“Secrecy tends to run in circles rather than straight lines,” writes Deborah Cohen in her absorbing new book. Her history of what British families have chosen to hide, from the Victorian era to the present, follows the winding, unpredictable pathways of shame to arrive at a penetrating analysis of changing sensibilities. As stealthily as a private eye — or perhaps the Queen’s Proctor — Cohen burrows into the lives of her subjects, rattling the skeletons in their closets (even, it should be noted, as she promises them anonymity). Infidelity, illegitimacy, mental disability, and same-sex attraction become materials for excavating the purposes of secrecy and the evolution of privacy. The fact that such matters ultimately moved out into the open, she suggests, signals the declining importance of the family as the arbiter of secrets and individual identity alike.
Cohen is at her best in prizing apart the intimately entangled concepts of secrecy and privacy. To do so, she keeps one eye on “private” family life — which always entailed the external management of reputation — and the other on ever-shifting public standards of morality. Her most provocative claim is that the efforts of Victorian and Edwardian families to shield the indiscretions of their members from outsiders laid the groundwork for privacy rights of the later twentieth century: “the right to tell without cost” (p. 268). “Sea-changes that took place behind closed doors” (p.5) widened the bounds of “normal” behavior, in turn transforming public mores, and presumably the law, in realms ranging from divorce to homosexuality to adoption.
If it is difficult to prove that such intimate negotiations were themselves the engine of liberalization (rather than, say, the exigencies of war, the habits of the new tabloid press, or the declining currency of eugenic thought), Cohen reveals in compelling detail the ways families wrestled with, contained, and sometimes nurtured ‘deviant’ members and behaviors, often in ways that contravene our expectations. Victorians could be more forgiving of transgressors than were moderns. The white men who returned from India accompanied by “dusky” children, for instance, were sheltered by an almost situational morality, at least within the family circle. Likewise, moderns could be highly secretive and consumed by shame. In the most poignant section of the book, Cohen shows that “feeble-minded” children were hidden from public view, indeed, purged from their families, much more assiduously in the 1950s than the 1880s.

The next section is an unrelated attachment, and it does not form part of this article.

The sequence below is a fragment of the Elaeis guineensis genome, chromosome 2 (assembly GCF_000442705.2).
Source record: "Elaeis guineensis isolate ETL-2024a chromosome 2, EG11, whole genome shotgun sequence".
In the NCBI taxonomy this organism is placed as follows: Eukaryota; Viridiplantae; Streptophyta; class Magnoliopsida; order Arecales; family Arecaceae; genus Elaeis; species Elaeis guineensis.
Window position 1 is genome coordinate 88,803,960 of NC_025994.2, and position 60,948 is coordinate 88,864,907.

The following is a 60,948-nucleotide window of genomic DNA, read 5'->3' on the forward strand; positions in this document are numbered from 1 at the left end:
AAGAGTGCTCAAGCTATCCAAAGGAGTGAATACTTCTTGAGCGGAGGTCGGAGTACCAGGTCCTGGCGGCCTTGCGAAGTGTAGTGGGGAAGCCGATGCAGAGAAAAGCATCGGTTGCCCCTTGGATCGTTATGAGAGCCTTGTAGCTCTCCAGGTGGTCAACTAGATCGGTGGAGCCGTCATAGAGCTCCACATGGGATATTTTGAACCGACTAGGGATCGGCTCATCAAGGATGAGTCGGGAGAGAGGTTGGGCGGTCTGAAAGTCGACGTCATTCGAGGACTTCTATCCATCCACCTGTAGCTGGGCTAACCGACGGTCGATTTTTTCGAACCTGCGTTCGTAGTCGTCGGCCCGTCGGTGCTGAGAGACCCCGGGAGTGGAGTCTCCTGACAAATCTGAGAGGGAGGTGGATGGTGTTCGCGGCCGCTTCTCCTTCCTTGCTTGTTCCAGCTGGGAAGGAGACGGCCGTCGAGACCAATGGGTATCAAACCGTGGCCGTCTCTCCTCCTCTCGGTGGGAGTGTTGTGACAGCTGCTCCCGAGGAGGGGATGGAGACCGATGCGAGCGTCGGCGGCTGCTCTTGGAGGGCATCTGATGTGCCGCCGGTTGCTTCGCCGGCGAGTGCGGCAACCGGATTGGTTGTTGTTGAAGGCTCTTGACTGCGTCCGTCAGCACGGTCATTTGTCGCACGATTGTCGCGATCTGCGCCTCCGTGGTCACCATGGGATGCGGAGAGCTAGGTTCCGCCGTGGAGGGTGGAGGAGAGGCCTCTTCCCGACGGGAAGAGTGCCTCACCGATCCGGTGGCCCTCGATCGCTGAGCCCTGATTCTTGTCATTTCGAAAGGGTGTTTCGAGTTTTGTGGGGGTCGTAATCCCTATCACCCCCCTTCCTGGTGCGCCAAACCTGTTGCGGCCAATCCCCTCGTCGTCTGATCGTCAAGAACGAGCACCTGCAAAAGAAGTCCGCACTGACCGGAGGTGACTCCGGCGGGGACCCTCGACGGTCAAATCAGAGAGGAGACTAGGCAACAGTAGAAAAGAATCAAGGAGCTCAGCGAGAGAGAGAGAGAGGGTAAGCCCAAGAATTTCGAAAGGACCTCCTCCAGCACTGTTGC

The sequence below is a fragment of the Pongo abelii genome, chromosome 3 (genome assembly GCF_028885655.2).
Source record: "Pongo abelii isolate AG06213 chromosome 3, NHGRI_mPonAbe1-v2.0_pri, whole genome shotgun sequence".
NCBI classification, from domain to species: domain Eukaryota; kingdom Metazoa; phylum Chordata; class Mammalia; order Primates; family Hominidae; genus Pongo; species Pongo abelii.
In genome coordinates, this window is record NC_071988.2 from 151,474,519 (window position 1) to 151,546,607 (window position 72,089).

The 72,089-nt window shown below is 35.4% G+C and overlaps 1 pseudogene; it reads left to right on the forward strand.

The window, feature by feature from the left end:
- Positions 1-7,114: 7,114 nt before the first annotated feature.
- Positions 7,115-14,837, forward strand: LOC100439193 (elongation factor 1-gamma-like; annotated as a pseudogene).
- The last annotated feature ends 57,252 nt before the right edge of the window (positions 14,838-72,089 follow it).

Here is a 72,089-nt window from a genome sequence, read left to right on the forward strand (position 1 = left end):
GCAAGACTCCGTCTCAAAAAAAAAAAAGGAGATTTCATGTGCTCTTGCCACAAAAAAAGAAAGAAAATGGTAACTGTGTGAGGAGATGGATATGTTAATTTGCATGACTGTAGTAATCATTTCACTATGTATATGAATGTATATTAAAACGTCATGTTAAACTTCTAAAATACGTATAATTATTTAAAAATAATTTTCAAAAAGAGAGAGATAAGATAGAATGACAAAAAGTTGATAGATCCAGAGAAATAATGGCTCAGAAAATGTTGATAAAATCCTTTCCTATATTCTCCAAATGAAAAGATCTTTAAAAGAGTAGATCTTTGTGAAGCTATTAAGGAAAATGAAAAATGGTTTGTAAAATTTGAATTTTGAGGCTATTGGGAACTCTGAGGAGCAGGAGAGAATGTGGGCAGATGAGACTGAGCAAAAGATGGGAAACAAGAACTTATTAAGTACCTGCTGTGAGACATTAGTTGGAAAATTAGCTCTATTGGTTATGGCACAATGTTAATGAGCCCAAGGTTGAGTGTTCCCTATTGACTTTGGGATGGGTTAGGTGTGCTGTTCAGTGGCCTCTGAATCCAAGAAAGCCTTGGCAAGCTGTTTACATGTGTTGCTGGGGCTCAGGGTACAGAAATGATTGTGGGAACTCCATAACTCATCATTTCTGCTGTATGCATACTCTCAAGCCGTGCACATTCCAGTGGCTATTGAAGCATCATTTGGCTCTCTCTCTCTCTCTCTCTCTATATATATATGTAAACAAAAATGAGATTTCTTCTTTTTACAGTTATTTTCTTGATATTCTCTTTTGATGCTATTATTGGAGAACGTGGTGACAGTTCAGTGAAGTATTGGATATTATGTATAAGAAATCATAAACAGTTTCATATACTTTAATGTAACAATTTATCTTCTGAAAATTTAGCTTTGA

Cohen is as skilled a wordsmith as she is a scholar, and her story about the changing contours of secrecy is told through eloquent detail: the gradual falling-off in fine clothing, visits, and treats for institutionalized children at the turn of the twentieth century; the emergence at maternity homes of emotional intermediaries, like “Miss Hart,” who tended adoptive parents’ confidences as one of her daily tasks; the elaborate strategies of petitioners entering the chambers of the Divorce Court. Along the way we discover the uneven, surprising course of stigma. Hereditarian explanations that led families to banish defective children for fear of what those offspring might reveal about themselves, for example, did not prevent others from adopting orphans of unknown parentage or acknowledging flamboyant “bachelor uncles.” Cohen’s accounting for the divergence in these cases is too glancing to be satisfying. But in recognizing family relations as a crucible for meditations on human difference, she — along with scholars like Heather Murray, who has examined gay men and women’s kinship ties in the postwar U.S. — sets a new agenda for historians exploring the nexus of private and public life.
Cohen is interested not just in the boundaries that families erected between their private doings and the public world, but also in the gradual erosion of that divide. Lurking here is a story of privacy’s individualization. It was always true that secrets could partition families as well as bind them, something Cohen under-emphasizes in her tendency to treat the family as a collective unit. But it was secrecy’s damage to particular family members that came to the fore in both the psychology and the liberation movements of the 1960s and 1970s. Something once assumed to be the prerogative of parents, husbands, or extended clans became the individual’s right to her own secrets, including the privilege of disclosing them without shame. But this meant that their psychic power, if anything, was magnified: secrets could define a person’s innermost self, not simply mar her reputation. This is why no matter how “open” or “confessional” public culture has become, we remain anchored by our secrets. It is also behind our persistent desire to peer into the private lives of others. Cohen’s compulsively readable book is excellent on that score too.